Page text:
Girls in White Dresses by Jennifer Close
Published by Alfred A. Knopf ISBN 978-0307596857
The characters in Girls in White Dresses are women on the verge of marriage. We meet Lauren, Mary and Isabella at college, and follow them through various vignettes as they meet and date guys- some good, some bad- on their way to adulthood and eventually, marriage and motherhood.
Their stories are told in alternating chapters, snapshots of their lives. Mary is a serious law student who, for some reason unbeknownst to her friends, only dates ugly guys. She graduates and works many hours at her job, crushing on her boss.
Isabella is the baby of her family, looking for a job in publishing and a good guy to love. She has several semiserious relationships, but none that seem to give her what she wants. Is it her?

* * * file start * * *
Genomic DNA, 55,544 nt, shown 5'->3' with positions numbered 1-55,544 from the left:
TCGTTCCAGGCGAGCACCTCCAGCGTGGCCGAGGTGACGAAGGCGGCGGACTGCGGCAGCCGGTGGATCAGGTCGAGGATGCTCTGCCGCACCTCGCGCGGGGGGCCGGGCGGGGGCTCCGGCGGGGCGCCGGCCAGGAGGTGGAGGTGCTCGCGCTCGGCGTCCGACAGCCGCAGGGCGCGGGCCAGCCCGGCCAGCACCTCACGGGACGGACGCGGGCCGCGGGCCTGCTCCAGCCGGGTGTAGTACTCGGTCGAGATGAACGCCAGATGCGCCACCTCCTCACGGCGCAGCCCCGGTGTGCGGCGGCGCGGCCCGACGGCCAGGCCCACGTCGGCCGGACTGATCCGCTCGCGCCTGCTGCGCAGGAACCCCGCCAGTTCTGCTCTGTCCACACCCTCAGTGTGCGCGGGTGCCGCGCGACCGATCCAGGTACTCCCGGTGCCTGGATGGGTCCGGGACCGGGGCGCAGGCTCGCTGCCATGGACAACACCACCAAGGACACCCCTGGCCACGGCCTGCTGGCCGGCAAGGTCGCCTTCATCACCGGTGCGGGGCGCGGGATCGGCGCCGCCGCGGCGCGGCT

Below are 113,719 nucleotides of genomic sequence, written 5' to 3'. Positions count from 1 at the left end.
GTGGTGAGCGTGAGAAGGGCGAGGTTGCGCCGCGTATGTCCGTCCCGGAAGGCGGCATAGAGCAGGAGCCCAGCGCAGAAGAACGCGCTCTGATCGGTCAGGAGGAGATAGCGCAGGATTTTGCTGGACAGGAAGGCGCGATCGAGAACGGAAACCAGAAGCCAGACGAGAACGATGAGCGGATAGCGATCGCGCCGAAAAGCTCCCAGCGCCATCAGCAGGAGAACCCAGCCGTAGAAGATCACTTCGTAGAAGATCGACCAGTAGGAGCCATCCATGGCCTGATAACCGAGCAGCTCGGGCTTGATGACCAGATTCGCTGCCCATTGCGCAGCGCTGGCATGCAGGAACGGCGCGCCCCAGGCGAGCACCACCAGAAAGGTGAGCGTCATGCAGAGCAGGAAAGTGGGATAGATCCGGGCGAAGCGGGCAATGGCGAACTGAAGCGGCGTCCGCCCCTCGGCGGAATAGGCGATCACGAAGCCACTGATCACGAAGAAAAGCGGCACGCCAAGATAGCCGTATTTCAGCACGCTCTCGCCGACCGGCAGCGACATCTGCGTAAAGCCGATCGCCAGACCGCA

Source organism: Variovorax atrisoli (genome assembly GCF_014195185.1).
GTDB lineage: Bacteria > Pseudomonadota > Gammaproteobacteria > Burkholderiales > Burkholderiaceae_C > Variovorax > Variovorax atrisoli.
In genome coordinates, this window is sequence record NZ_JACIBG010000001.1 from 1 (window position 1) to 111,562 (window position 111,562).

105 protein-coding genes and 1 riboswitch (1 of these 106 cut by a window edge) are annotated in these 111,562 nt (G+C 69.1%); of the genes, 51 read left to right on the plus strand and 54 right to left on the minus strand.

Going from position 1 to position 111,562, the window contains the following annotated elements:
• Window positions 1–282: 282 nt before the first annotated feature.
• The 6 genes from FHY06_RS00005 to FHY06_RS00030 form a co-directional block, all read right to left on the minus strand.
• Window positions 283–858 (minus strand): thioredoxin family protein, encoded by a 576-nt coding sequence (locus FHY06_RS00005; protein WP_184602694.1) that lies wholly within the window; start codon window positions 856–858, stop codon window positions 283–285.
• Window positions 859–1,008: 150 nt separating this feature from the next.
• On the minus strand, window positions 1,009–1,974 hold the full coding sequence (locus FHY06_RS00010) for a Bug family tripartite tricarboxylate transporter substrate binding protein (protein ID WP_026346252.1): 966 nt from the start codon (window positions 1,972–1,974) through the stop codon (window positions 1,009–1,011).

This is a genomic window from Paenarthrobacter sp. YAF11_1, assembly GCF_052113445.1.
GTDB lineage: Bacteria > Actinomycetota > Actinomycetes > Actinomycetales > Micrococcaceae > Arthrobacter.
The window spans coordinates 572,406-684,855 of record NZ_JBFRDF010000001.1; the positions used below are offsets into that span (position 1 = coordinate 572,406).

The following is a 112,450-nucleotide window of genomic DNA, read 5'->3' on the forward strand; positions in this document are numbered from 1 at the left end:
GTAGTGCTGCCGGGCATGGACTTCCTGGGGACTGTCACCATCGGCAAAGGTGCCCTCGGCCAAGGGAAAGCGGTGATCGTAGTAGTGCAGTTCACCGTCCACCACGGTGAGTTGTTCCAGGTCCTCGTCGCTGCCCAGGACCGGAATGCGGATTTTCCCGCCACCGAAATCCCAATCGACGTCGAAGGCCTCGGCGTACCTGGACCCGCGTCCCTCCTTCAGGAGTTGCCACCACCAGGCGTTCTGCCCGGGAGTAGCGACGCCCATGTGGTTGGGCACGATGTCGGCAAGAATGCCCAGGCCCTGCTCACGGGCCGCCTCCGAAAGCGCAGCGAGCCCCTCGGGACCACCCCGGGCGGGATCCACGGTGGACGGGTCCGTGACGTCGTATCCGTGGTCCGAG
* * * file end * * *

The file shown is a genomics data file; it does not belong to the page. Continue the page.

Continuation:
Lauren graduates from college, moves to New York, and ends up waitressing at a lousy restaurant, dating a scuzzy bartender. "This is not what Lauren went to college for. This was not where she was supposed to be. These were not the kind of people she was supposed to be around."
This book can be a bit of a downer. We see all of these women at their most vulnerable, emotional time in their 20s, when they are out in the cold world, trying to find a career, trying to find love. They work at lousy jobs, have tiny city apartments, and kiss a lot of frogs looking for a prince. They see their friends getting married, (one hilarious chapter deals with the many, many bridal showers they have to attend as bridesmaids for one of their friend's weddings) getting great jobs, moving to the suburbs, having children, and their journey to the same life seems fraught with trouble. One thing that sustains them is their friendship with each other.
At times there seemed to be too many extraneous characters, but when the author focused on her main characters, I felt compelled to keep turning the pages. Close really nails the confusion of young women, and most women who read this will identify with their lives, even if their 20s are in the rear view mirror.
rating 4 of 5 stars